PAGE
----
Installing Vinyl Soffit: To Vent or not to Vent

Soffit is the material that covers the underside of the eaves of the roof or the rake under a gable.
Each location provides its own unique challenges for installation of soffit and the trim to support it. In both cases there are a number of choices to make.

Do Vent or Not to Vent - ...and I don't mean steam!
The choice of venting is a bit moot. You absolutely require venting for the roof - or attic. Roof venting is a total system consisting of that big vent (or more) sticking out of the roof - typically as high as you can get it - PLUS a means to get the air flowing from as low on the roof as possible. As low as you can go is under the eaves, hence, the use of vented soffit is the best way to go. And besides, most building codes require vented soffit at least on part of the eaves. I suggest for a consistent look just do it all in vented soffit.

ASIDE: It is the flow of air from the lowest part of the attic up through the highest stop on the roof that will keep your attic, and the cottage, nice and cool and take away any nasty moisture.

Illustrated at the right are 1) a vented and an un-vented soffit, and two potential profiles - 2 and 3 pane. There are many more profiles to choose from. We choose a 4-pane vented soffit profile. This gave a wide 16-inch soffit so that I did not need to cut as many pieces as each covered a lot of territory.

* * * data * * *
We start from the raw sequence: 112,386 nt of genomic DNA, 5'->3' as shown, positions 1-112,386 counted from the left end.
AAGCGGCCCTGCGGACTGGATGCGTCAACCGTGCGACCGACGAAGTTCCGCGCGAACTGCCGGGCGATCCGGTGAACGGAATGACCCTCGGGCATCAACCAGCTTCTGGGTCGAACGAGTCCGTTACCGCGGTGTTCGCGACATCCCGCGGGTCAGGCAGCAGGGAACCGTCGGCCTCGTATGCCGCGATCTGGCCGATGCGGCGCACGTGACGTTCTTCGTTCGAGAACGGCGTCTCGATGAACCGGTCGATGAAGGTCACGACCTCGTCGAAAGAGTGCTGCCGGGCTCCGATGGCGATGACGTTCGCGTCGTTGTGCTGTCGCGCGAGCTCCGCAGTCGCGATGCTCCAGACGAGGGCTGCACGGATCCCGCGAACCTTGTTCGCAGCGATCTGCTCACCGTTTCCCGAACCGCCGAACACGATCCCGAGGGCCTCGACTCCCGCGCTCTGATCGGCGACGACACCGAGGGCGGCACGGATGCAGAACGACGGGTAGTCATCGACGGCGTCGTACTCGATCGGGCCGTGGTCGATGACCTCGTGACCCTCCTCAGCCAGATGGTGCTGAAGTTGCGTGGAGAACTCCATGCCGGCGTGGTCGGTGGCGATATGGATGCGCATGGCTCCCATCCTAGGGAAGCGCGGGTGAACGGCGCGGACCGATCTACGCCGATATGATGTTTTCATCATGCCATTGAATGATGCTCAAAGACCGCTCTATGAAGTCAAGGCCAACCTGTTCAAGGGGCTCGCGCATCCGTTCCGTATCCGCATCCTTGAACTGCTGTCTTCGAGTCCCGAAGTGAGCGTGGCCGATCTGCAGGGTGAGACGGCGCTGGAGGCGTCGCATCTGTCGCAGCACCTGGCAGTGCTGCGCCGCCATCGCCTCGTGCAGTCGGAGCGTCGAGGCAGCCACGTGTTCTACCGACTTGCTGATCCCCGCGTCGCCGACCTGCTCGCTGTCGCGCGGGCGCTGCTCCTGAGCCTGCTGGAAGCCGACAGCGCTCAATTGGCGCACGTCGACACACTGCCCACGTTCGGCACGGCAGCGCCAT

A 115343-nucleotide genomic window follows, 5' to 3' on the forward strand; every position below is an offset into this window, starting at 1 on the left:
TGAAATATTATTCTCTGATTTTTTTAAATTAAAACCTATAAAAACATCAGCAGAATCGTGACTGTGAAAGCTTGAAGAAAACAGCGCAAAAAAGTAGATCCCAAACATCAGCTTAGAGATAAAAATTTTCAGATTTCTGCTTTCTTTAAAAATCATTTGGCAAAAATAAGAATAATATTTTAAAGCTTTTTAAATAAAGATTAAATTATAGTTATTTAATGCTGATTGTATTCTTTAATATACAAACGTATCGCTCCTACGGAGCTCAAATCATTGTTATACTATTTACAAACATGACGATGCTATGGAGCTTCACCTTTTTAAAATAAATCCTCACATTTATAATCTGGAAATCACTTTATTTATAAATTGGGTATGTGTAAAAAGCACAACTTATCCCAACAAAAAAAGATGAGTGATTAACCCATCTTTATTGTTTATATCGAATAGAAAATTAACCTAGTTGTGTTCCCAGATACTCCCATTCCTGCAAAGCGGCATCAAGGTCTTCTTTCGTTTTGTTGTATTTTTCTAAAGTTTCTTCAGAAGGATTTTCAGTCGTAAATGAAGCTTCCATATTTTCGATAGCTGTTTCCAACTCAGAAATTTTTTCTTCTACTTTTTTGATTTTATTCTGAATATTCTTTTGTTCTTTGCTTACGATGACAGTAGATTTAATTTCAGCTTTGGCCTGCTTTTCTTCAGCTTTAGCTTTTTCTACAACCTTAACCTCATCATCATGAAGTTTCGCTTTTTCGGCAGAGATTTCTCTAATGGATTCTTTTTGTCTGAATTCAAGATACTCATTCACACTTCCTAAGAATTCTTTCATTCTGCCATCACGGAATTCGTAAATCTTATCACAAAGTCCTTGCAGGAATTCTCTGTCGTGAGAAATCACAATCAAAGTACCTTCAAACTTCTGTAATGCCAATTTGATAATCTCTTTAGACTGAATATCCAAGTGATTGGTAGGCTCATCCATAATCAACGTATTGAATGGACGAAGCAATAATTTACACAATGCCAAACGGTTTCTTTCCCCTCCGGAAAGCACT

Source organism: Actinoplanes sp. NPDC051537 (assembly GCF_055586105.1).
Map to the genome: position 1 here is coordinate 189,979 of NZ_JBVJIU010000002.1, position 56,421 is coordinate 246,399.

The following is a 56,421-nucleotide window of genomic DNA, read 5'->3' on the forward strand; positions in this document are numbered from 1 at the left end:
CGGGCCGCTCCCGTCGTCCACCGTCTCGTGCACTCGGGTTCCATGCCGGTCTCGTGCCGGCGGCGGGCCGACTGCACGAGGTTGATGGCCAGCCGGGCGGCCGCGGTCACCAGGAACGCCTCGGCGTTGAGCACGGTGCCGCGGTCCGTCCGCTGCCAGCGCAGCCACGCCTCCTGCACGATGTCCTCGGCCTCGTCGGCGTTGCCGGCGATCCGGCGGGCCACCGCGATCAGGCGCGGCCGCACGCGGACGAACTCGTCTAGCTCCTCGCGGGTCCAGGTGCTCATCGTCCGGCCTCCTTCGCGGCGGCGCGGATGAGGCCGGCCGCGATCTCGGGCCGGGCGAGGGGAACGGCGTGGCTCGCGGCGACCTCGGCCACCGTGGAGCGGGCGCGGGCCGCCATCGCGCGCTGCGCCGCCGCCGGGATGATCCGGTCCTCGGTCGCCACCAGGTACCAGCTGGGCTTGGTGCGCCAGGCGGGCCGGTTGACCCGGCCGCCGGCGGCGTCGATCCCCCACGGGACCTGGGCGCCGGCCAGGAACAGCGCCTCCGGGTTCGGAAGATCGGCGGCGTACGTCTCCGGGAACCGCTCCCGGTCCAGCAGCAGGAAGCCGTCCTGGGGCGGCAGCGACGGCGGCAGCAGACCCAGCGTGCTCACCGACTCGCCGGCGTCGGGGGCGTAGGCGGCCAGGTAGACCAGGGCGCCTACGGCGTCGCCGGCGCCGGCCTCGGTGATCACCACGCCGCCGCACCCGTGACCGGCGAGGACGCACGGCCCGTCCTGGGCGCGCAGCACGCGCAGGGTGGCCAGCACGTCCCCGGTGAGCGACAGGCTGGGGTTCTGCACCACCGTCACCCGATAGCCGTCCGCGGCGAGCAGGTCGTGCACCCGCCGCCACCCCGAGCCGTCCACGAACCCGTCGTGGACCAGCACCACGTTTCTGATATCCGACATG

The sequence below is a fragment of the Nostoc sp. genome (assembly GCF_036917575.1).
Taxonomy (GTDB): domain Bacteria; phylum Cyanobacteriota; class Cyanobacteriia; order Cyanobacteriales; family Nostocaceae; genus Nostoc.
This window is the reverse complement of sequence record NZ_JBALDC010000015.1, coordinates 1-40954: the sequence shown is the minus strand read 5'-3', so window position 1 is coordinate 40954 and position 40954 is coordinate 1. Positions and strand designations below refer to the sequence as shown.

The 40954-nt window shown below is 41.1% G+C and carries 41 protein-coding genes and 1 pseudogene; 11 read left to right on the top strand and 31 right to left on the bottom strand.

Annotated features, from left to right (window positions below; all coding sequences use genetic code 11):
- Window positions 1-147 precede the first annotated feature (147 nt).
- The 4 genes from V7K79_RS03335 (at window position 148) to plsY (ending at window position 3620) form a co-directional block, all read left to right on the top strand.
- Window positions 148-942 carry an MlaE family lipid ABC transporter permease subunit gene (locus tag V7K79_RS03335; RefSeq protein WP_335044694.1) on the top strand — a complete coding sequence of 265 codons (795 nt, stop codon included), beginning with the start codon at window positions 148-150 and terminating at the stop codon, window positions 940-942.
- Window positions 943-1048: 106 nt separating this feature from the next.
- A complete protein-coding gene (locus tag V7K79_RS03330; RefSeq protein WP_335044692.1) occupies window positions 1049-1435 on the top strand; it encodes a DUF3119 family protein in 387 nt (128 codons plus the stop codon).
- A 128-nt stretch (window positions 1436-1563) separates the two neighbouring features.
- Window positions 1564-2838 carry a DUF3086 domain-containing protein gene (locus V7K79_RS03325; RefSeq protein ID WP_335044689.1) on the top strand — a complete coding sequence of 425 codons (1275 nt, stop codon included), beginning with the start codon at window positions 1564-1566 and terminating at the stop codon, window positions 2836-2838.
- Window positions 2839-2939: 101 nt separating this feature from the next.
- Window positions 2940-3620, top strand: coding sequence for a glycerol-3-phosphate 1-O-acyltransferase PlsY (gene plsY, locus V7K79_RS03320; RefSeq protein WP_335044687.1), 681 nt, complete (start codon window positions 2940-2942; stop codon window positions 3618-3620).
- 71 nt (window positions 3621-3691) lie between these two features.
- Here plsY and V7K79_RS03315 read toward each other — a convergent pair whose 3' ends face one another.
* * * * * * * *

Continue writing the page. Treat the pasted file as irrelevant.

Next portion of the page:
We used vented soffit for all the soffit we have around the exterior of the roof. This maintained a consistent look and feel tot he soffit. The recommendation from the roof vent manufacturer was that we do not install any vents in the gables - so we did not install any.

The vent manufacture also suggests that the air flow pattern is kept even across the entire eaves area by not having any air entrances higher than the eaves. Given that we installed vented soffit in the rake areas of the gables we technically have broken this rule so I may insulate or otherwise restrict the flow from the soffit in the rake area. Furthermore, we are installing 1/4-inch plywood for the ceilings of the from and back porch and the gazebo. This will eliminate huge air entrance that these ceiling area represent in respect to the other eaves. PLUS the plywood provides a much stronger surface in which to install the pot lights.

Square or Mixed
Another choice you need to make is whether to have a square or angled joint when the soffit changed direction under the eaves. (In the illustration below square is on the left and angled on the right.)
Either works satisfactorily and really is based on your personal preference. We choose the square version for all of the 90-degree corners. For the eaves on the gazebo there are no 90-degree corners so we used a modified version of the angled version. In either you need to install two J-Channels back to back to support the soffit at the joint.

TIP: I have to say that I severely underestimated the time it would take to install the soffit. Soffit, or rather the supporting trim for the soffit is very tedious to install. I would double or even triple your estimates.